Last July, I was pleased to launch the National Youth Policing Model to address youth violence and anti-social behaviour. This model was endorsed by all States and Territories. Policing and justice agencies worked together to identify six strategies for tackling youth crime and anti-social behaviour, which were:
national targeted policing to areas of greatest need
Within those strategies state, territory and federal policing and crime prevention initiatives are proving successful in preventing youth crime and anti-social behaviour in Australia. And these are programs that can be replicated around the country.
Here for example, in my home state of Victoria, the Youth Justice Intensive Bail Supervision Pilot Program has been developed for those young people who come into contact with the Children’s Court. The program provides support primarily to young men who appear before children’s courts and who are at immediate risk of remand.
Fifteen- to eighteen-year-old males are targeted due to their high numbers in youth justice remand in recent years. The program aims to divert these young men from remand and future involvement in the criminal justice system, and provides intensive bail supervision services in an effort to divert them from being sentenced to remand or from re-offending.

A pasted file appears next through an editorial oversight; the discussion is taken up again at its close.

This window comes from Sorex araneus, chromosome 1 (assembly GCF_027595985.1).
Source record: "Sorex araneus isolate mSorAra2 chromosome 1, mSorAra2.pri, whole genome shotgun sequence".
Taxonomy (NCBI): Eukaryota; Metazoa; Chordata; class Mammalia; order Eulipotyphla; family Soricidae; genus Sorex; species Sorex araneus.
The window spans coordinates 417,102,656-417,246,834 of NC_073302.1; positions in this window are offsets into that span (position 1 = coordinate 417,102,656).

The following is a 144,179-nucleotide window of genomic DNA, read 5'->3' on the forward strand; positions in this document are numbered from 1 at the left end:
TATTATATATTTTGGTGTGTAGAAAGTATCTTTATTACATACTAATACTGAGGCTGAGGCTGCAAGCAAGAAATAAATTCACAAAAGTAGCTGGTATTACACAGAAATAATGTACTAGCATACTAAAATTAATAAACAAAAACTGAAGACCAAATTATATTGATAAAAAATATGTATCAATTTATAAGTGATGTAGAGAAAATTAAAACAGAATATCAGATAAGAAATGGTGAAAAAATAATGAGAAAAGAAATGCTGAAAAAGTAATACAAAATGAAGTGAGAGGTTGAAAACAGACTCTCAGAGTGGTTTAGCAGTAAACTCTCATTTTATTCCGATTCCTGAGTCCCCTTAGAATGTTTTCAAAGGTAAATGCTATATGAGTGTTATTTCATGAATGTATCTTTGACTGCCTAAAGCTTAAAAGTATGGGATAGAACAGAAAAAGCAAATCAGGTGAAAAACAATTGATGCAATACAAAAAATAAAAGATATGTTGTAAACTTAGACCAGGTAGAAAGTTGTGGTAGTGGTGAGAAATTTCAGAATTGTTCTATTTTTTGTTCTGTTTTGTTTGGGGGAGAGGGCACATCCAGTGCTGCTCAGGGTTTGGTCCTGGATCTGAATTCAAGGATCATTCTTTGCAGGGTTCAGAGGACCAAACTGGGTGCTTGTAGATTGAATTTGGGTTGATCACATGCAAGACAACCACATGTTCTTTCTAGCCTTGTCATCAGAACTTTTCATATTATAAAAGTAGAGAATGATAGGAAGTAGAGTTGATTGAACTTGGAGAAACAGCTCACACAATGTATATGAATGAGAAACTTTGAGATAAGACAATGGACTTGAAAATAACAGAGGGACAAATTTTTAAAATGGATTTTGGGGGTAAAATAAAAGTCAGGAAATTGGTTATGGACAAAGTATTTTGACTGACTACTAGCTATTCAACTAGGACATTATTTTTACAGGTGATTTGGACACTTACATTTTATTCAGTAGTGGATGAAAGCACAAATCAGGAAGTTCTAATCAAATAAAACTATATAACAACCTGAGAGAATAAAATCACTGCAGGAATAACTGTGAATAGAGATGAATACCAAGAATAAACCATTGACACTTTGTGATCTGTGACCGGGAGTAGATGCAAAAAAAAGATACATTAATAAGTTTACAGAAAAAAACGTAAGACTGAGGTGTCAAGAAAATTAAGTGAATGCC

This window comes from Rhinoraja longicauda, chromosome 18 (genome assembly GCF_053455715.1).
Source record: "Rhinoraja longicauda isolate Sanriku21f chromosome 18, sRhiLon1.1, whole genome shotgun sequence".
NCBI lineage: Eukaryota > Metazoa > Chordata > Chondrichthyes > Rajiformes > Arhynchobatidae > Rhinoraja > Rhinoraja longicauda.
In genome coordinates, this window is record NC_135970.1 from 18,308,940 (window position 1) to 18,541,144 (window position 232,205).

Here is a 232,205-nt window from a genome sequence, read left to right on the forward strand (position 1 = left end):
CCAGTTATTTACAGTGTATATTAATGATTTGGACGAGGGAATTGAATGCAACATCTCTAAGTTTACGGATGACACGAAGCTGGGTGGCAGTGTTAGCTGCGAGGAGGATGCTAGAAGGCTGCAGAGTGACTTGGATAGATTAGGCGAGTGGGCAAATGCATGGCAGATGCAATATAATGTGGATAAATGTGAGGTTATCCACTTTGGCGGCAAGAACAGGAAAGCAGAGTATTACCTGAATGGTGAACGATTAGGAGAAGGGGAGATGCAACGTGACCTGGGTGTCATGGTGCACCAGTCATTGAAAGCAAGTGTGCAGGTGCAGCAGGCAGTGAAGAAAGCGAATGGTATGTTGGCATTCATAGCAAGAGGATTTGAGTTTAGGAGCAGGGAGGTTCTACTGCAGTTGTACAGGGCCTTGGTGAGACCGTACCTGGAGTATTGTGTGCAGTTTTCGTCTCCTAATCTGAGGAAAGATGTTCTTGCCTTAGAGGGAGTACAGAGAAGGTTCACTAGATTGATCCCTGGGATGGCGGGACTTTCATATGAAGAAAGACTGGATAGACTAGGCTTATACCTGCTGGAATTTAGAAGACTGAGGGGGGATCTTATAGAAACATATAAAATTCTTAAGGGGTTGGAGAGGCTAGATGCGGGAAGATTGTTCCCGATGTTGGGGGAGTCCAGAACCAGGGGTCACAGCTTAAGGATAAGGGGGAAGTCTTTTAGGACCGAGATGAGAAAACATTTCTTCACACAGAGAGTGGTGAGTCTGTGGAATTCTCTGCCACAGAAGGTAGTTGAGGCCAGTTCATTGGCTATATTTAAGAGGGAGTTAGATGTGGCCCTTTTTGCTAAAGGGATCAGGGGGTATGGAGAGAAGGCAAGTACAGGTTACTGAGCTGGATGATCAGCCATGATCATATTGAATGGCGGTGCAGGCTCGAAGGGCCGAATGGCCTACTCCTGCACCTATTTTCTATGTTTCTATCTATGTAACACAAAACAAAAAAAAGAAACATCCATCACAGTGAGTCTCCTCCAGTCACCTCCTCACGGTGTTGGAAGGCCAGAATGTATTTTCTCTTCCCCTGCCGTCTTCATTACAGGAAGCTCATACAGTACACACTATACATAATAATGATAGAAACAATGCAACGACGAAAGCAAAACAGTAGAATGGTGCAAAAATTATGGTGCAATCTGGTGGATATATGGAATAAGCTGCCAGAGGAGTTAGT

But programs also need to target the underlying causes of youth crime. One such program is the new Youth Support Service. This service targets 10- to 18-year-olds and will operate across metropolitan Melbourne and in regional centres such as Ballarat, Geelong, and Shepparton. As part of the $22 million Youth Support Service, 35 youth workers based in eight community service organisations will provide outreach, early intervention and diversion services to assist young people achieve better life outcomes. Victoria Police will identify and refer at-risk young people to the Youth Support Service in their local area.
The SCAR Program is a key service component of the Youth Support Service. It is a cognitive behaviour therapy delivered one-on-one to eligible young people – those referred by Victoria Police for carrying or using a controlled or prohibited weapon. The therapy sessions deal with an individual’s motivations for carrying weapons, and ways of deflecting this behaviour.